With label races in Nagoya and Otsu, the weekend's road racing spotlight falls on Japan.
Rionoripo, Tola and Johanness the favourites in Nagoya
A quintet of sub-2:23 runners will be gunning for the course record at the Nagoya Women's Marathon, a World Athletics Platinum Label road race, on Sunday (8).
Traditionally, the Nagoya race is the largest women's-only marathon in the world, with 24,000 runners entered to run this year. But due to concerns over the outbreak of Coronavirus cases in Japan, organisers restricted entry to this year's race to elite athletes only.
Among those are five sub-2:23 runners who set their career bests in 2019 who will be eying the 2:21:17 course record set by Eunice Kirwa in 2017.
Purity Rionoripo is the fastest in the field at 2:20:39 from the 2019 Valencia Marathon, but also has a 2:20:55 to her credit from the Paris Marathon in 2017.
Helen Tola was second in the 2019 Tokyo Marathon with 2:21:01 and also ran 2:21:36 in Berlin later in the year. Tola also has two additional 2:22 performances under her belt, both from Berlin.
Helalia Johanness is the defending champion, clocking a personal best of 2:22:25 last year. Shen has a strong championships records having won the 2018 Commonwealth Games title and taking bronze at last year's World Championships.
If the favourites falters, then Nancy Kiprop, Stella Barsosio, Betsy Saina, Birke Debele and Hirut Tiberu could emerge.
Kiprop ran 2:22:46 in Frankfurt in 2018 and then ran a personal best of 2:22:12 in Vienna the following year. Barsosio clocked 2:23:43 in Paris two years ago and 2:23:36 in Rotterdam last year. Saina won the 2018 Paris Marathon with 2:22:56 and ran 2:22:43 in Toronto last May. Debele ran 2:23:19 in that Toronto race while Tiberu has a best of 2:23:35. Tiberu has run 2:25 or faster in all her completed marathons since 2017.
The race also provides the final chance for Japanese women to make the Olympic Marathon team. They'll have to faster than 2:21:47, the winning time at the Osaka Women’s Marathon, which may prove to be a tall order.
Yuka Ando is the fastest among Japanese with a 2:21:36 personal best set in this race in 2017. The best she's run since is 2:26:47.
Kayoko Fukushi is vying to make a fifth Olympic team. The 37-year-old, who has a 2:22:17 personal best which dates to 2016, started but dropped out of January's Osaka Marathon to focus on Nagoya.
Others to watch include Mao Kiyota, who comes armed with a 2:23:47 best; Reia Iwade, who's clocked 2:23:52; and Mao Ichiyama, with a best of 2:24:33.
Ken Nakamura for World Athletics
Invited Runners -
Purity Rionoripo (KEN), 2:20:39, 2019 Valencia
Helen Tola (ETH), 2:21:01, 2019 Tokyo
Nancy Kiprop (KEN), 2:22:12, 2019 Wien
Helalia Johannes (NAM), 2:22:25, 2019 Nagoya
Betsy Saina (KEN), 2:22:43, 2019 Toronto
Birke Debele (ETH), 2:23:19, 2019 Toronto
Hirut Tibebu Damte (ETH), 2:23:35, 2017 Shanghai
Stellah Barsosio (KEN), 2:23:36, 2019 Rotterdam
Truphena Chepchirchir (KEN)2:27:52, 2019 Dongying
Yuka Ando, 2:21:36, 2017 Nagoya
Kayoko Fukushi, 2:22:17, 2016 Osaka
Mao Kiyota, 2:23:47, 2017 Nagoya
Reia Iwade, 2:23:52, 2019 Nagoya
Mao Ichiyama, 2:24:33, 2019 Tokyo
Ayano Ikemitsu, 2:26:07, 2019 Nagoya
Keiko Nogami, 2:26:33, 2018 Nagoya
Kipsang’s course record the target at Lake Biwa
An assault of Wilson Kipsang's 2:06:13 course record from 2011 is on tap at the 75th edition of the Lake Biwa Marathon, a World Athletics Gold Label road race, in Otsu, Japan, on Sunday (8).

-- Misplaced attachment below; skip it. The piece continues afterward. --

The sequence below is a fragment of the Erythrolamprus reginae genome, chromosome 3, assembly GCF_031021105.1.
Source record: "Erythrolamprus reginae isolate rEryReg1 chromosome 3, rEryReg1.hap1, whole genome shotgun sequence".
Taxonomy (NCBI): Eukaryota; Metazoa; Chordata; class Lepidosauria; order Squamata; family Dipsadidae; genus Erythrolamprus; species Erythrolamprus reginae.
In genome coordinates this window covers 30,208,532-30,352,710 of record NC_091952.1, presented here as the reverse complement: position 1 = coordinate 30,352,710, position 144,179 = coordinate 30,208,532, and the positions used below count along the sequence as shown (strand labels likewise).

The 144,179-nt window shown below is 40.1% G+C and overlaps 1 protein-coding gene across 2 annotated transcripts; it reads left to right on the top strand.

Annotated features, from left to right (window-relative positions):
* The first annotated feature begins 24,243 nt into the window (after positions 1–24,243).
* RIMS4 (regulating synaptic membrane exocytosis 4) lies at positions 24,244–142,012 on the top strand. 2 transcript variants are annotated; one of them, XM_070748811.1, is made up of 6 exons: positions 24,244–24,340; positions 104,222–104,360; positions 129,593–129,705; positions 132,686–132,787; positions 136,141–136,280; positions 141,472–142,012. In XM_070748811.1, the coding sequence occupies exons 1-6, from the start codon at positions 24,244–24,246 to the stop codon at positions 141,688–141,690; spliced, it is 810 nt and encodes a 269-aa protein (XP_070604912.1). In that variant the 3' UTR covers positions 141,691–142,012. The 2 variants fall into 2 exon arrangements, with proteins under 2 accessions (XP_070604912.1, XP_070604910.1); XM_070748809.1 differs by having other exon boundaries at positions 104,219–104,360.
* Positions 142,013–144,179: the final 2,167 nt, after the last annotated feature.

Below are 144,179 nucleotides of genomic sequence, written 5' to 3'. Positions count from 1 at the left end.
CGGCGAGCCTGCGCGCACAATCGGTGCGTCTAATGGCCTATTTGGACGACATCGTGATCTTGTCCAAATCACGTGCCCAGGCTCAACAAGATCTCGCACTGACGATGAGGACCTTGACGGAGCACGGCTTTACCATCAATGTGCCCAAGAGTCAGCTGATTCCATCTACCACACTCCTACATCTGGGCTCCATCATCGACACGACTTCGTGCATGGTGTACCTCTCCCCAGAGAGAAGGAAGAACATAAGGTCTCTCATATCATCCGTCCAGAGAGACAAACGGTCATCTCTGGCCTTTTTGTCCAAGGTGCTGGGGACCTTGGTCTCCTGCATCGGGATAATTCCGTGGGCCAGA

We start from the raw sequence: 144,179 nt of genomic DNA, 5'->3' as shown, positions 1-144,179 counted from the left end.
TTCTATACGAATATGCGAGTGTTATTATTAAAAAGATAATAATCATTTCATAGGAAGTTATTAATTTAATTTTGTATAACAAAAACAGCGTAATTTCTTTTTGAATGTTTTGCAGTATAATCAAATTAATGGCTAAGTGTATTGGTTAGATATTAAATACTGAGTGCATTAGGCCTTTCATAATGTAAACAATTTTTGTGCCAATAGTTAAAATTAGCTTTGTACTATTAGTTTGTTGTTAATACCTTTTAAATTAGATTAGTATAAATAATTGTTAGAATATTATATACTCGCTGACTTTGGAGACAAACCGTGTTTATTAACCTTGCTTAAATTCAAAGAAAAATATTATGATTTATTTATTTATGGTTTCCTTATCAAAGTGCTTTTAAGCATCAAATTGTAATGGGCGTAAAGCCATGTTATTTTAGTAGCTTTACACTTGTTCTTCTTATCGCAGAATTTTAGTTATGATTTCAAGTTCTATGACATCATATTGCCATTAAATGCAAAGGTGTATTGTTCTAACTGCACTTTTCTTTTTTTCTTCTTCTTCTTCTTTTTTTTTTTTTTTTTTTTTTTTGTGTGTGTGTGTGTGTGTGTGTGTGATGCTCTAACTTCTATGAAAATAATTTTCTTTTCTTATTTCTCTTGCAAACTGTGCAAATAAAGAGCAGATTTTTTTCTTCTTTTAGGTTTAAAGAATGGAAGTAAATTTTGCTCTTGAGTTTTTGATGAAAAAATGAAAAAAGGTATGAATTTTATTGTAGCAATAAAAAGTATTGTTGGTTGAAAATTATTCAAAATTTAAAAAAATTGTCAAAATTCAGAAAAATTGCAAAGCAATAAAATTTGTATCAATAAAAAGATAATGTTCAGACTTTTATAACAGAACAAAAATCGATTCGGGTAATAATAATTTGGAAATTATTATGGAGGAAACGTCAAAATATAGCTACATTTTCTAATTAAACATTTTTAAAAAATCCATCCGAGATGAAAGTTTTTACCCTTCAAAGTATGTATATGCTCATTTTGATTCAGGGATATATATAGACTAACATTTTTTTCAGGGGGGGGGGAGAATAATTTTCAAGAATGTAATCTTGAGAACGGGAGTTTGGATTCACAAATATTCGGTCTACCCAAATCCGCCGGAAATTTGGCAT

Three sub-2:06 and two sub-2:07 runners are in the line-up. Four of those have career bests faster than Kipsang's nine-year-old record. All of those performances came in 2019, suggesting that quartet is on top of their game.
The fastest in the field is Evan Chebet who clocked 2:05:00 in winning last year's Buenos Aires Marathon. Chebet has also produced sub-2:06 runs in Valencia, Berlin and Seoul and also finished fourth in the Tokyo Marathon with 2:06:42.
The next fastest is Filex Chemonges who broke the Ugandan national record with a 2:05:12 performance in Toronto last year. He has run three marathons and each time improved his personal best.
Felix Kiprotich, the third fastest in the field, won the 2019 Daegu Marathon with 2:05:33, and also has three more sub-2:07 runs to his credit. Samuel Ndungu, the Lake Biwa winner in 2015, improved his personal best to 2:06:02 in Lisbon last year. The final sub-2:07 man in the field is Dutch national record holder Abdi Nageeye who improved clocked 2:06:17 in Rotterdam, also last year.
Former winners joining Ndungu are 2018 champion Joseph Ndirangu and 2019 winner Salah Bounasar. Other contenders include Stephen Mokoka who was third in 2019 in 2:07:58, the second-best time of his career.
The race also serves as the final chance for Japanese men to win a spot on the Olympic Marathon team. To secure their spot, a runner must run faster than the 2:05:29 national record set last week by Suguru Osako.
The fastest among the five invited Japanese runners is Yuki Kawauchi, with a lifetime best of 2:08:14. Other high-profile Japanese include Takuya Noguchi, with a 2:08:59 best; Kohei Ogino, who's clocked 2:09:36; Shohei Otsuka, a 2:10:12 man; and Kengo Suzuki, who has a 2:10:21 best.
Ken Nakamura for World Athletics
Evans Chebet (KEN), 2:05:00, 2019 Buenos Aires
Filex Chemonges (UGA), 2:05:12, 2019 Toronto
Filex Kiprotich (KEN), 2:05:33, 2019 Deagu
Samuel Ndungu (KEN), 2:06:02 2019 Lisboa, 2015 Champion
Abdi Nageeye (NED), 2:06:17, 2019 Rotterdam
Stephen Mokoka (RSA), 2:07:40, 2015 Shanghai
Salah-Eddine Bounasr (MAR), 2:07:52, 2019 Lake Biwa (Defending Champion)
Alphonce Felix Simbu (TAN), 2:08:27, 2019 Lake Biwa
Derlys Ayala (PAR), 2:10:27, 2019 Buenos Aires
Macharia Ndirangu (KEN), 2:07:53, 2018 Lake Biwa (2018 Champion)
Michael Githae (KEN), 2:09:21, 2018 Lake Biwa
Yuki Kawauchi, 2:08:14, 2013 Seoul
Kohei Ogino, 2:09:36, 2018 Tokyo
Shohei Otsuka, 2:10:12, 2018 Beppu-Oita
Takuya Noguchi, 2:08:59, 2017 Gold Coast
Kengo Suzuki, 2:10:21, 2018 Tokyo